Tuesday, March 18, 2014

The Creative Solution for a Rich Education

We have become a "performance-driven" education society. This can be seen by the number of tests, exams, assessments, and portfolio required materials that are gathered in the lifetime of every child entering school. My 11 month old granddaughter will be entering this culture in a few years, and it scares me to think of this beautiful little girl, with the excitement and natural enthusiasm of learning in every step she takes, being sat in a desk and chair taking a fill the dot, scantron test sheet to determine if she will graduate from first grade.

But that is the culture that she will walk into someday, unless changes occur sooner rather than later.

In recent months, we've seen New Jersey Governor Chris Christie embroiled in many issues that threaten his ability to continue serving his great state. Leaving those issues for others to ferret out the truth, I came across an interesting criticism of his education ideas. In an interesting read from the Huffington Post Education blog you will note:  
"He [Christie] assumes, as many school districts and policymakers have long mistakenly held, that more is better -- that more time in school equals more learning. I've found no compelling research that supports the proposition that a longer school day improves educational outcomes.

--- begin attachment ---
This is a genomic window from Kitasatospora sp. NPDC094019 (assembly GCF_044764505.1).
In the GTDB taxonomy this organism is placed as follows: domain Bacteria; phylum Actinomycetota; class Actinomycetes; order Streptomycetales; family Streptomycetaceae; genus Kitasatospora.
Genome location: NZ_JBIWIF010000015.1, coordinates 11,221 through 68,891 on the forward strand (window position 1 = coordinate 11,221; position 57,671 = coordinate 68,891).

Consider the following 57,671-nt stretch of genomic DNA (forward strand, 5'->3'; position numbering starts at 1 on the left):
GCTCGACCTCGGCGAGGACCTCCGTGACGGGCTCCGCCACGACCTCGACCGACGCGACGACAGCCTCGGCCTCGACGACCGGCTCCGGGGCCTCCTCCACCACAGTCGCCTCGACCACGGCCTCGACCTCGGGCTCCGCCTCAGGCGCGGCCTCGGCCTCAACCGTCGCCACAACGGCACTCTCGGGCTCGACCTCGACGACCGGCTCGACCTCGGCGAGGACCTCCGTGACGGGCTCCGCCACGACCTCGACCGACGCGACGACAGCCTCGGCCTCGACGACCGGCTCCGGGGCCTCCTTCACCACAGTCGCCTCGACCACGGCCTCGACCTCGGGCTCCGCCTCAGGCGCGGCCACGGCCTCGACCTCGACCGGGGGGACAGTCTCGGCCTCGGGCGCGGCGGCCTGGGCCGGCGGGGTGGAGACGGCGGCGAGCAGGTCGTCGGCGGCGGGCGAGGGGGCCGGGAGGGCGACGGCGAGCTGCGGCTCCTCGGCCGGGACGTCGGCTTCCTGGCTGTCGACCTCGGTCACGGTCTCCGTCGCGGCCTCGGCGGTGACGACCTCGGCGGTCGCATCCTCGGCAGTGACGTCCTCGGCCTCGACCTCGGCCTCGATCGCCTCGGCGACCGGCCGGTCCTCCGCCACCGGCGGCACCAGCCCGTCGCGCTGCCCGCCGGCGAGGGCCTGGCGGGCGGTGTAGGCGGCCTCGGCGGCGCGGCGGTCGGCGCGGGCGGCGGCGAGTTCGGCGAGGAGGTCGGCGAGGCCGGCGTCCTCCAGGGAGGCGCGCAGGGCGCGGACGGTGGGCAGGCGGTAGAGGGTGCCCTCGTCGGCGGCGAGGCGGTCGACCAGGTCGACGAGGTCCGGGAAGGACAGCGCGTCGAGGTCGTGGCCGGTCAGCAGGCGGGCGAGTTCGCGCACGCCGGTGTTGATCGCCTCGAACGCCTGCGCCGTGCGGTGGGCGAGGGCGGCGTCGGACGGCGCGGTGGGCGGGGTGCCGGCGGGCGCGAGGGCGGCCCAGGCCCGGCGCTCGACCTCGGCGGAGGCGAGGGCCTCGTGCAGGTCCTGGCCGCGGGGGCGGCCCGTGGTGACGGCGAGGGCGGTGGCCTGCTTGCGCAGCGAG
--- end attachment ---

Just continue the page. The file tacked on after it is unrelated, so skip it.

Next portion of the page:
Students who are engaged, curious, involved and passionate about what's happening in their classrooms learn more. But keeping today's unengaged, over-tested students in the classroom longer? That won't necessarily fix anything, and it may make the problems New Jersey is facing worse. If we really want to improve education, we need to reinvent the school day before we talk about making it longer.
Where are creativity, innovation and passion supposed to emerge in such a rigid routine? This is not what life looks like in the real world -- only in school.
There is, however, plenty of research that shows what does help our kids in the long run: a rich curriculum that includes arts and physical education, time for play and rest, and adequate sleep, just to name a few. These essential ingredients are too often undervalued by our performance-driven education system

Abeles, V. (2014, January 21). Why Christie's school 'fix' is misguided. Huffington Post Education. [Blog]. Retrieved from http://goo.gl/BCtJJl

Kudos to this writer for saying the obvious. Enriching the curriculum and getting creative with educational experiences. Here's hoping for the future!